Every now and again, you have to take some time to process a novel once you’ve read it, and that’s especially true if you’re going to attempt to review it. As it happens, I read two books instead of one: Jack Finny’s The Body Snatchers and Robert A. Heinlein’s The Puppet Masters. So, I guess there was double the process time needed before sitting down to write this review. But I was inspired by posts on the Horror Drive-In forum, posts that talked a little bit about these two books, so, my goal here is to do a little homage to some great stories—and maybe I will entice those reading this review to go back and enjoy a couple oldies, but goodies.

The Body Snatchers, published in 1955 (but first serialized in 1954), involves seed pods that land on Earth to do what seed pods do best—multiply. But the thing of it is, these seed pods aren’t looking to grow into anything other than copies of the people that live in the town they’ve set to invade. It is up to the main characters, who come to realize this threat, to see that the body snatchers are thwarted.

The Puppet Masters, published in 1951 (also serialized in a magazine), has visitors from outer space too, but these are a little different than those in The Body Snatchers. These are highly intelligent aliens, beings that intend to use human bodies for hosts—they look sort of like the nastiest version of slugs you can think of—maybe a cross between a slug and a leech and a snake, who knows—and those slugs, called ‘The Masters’ by the hero of this novel, want one thing only: world domination. It is up to a few special agents that are a part of an off-the-books agency to stop the invasion.

The books are similar as they both deal with hostile beings from outer space, intent on doing what the do best: kill off and/or take over humanity. Both deal with ‘the other’; that is to say, both deal with showing what is weird in contrast to what we all are, which is (supposedly) normal. They both say, “If you don’t watch out, you’ll be watching your own body eating your T.V. dinners and sitting next to your wife who isn’t really your wife anymore.” But, social and intellectual warnings aside, they books hold your attention as they are both action packed, especially Heinlein’s novel—if it were printed today, I daresay that it would be tagged with that insidious Thriller Novel label.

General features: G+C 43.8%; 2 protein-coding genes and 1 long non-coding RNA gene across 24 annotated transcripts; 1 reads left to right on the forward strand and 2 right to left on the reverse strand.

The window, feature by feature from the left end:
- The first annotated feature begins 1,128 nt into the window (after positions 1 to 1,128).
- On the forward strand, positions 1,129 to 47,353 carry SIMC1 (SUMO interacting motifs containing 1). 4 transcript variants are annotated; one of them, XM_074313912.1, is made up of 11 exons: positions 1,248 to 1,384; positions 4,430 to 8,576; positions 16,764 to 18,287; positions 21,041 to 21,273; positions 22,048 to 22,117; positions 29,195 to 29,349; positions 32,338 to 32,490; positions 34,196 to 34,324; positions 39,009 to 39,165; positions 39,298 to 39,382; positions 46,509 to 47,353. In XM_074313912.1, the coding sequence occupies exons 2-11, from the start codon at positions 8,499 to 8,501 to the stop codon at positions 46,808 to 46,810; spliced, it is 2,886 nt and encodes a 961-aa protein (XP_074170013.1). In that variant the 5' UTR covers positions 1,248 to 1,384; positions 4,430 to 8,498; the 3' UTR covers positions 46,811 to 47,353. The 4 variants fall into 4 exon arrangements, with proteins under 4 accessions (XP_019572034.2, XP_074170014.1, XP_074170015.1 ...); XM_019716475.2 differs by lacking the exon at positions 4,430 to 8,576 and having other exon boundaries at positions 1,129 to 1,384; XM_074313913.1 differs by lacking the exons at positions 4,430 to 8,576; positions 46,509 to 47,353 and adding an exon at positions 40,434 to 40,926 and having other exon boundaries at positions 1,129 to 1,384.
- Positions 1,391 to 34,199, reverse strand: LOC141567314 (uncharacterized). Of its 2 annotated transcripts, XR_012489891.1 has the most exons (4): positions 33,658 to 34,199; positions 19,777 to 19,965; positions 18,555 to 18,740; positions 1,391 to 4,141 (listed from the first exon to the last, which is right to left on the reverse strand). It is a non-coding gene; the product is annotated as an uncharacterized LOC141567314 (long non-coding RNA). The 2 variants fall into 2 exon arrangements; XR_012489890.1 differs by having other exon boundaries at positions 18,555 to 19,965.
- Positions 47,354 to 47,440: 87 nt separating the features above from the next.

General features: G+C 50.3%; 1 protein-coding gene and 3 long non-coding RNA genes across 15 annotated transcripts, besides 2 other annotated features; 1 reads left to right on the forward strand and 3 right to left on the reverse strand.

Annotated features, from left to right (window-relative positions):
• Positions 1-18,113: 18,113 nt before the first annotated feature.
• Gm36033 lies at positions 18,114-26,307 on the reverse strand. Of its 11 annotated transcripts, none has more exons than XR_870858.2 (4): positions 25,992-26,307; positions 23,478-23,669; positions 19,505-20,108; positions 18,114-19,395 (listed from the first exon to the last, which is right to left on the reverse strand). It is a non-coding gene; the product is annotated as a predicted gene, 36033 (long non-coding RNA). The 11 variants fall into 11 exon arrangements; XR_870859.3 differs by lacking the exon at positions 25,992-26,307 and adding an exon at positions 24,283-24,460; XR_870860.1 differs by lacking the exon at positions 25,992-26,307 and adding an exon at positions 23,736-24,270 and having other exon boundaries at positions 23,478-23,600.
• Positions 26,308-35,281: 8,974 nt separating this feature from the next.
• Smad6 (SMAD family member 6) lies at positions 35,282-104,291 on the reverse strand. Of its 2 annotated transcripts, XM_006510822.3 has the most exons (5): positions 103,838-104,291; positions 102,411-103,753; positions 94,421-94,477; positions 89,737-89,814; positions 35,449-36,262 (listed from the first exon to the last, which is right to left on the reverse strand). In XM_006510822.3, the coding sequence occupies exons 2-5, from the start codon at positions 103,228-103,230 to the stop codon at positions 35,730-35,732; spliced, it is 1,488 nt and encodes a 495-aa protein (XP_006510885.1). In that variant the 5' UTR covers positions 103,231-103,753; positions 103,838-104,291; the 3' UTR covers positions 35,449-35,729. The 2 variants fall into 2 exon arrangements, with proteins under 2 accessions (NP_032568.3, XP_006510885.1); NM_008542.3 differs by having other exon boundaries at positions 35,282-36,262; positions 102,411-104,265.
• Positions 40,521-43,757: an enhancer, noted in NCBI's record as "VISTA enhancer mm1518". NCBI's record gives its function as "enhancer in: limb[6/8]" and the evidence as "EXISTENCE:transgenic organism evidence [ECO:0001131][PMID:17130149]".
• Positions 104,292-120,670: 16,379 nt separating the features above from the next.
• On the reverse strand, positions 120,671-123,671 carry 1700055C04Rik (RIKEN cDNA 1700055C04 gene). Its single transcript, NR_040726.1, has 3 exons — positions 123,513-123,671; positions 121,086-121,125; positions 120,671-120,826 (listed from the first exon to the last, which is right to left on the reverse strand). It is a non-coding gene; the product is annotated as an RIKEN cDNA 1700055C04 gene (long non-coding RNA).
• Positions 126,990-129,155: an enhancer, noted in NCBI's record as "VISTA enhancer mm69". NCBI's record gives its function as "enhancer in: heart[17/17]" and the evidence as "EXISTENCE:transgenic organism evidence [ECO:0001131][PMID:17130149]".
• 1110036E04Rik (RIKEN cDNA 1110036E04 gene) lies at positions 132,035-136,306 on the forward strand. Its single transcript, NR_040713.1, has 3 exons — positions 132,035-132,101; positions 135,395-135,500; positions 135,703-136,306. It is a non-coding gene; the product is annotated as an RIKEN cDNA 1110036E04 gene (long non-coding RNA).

I think an important last point is that both deal with the specific instance of invasion (not a dystopian environment), and shows how humanity might react. Jack Finny’s writing from the perspective of the small town doctor, while Heinlein is showing us how a government that spends $100 on a toilet seat and $300 on a traffic cone might go about dealing with a superior nemesis. In either instance, I think the best and the worst of humanity is accurately portrayed. That’s a big deal for novels that were written some seventy years ago now. That they’re still relevant says much more than I ever could.

All of this is great, but how is it horror? Though I do understand why these books are classified as Science Fiction, I do also think there is an argument to be made in regards to their being functioning works of Horror Fiction as well. The narratives strike a deep sense of fear in the reader, fear of ‘the other’, but it is more than that, too. Both novels create a fear of being made into the ‘the other’ and the process that entails. In The Body Snatchers that seems to mean certain death. In The Puppet Masters that seems to mean something worse than death; possession. It is through these two fears—the fear caused by death, and the fear caused by possession—that both authors twist our feeling of suspense and dread. This is classic horror in its best emanations.

I enjoyed both of these novels. I recommend you read them, if you haven’t. For me, The Body Snatchers was the book I enjoyed more out of the two, but that is because I fear death much more than I fear being possessed (even if it is by a slug). Which of the two fates do you fear most?


Review by David M. Wilson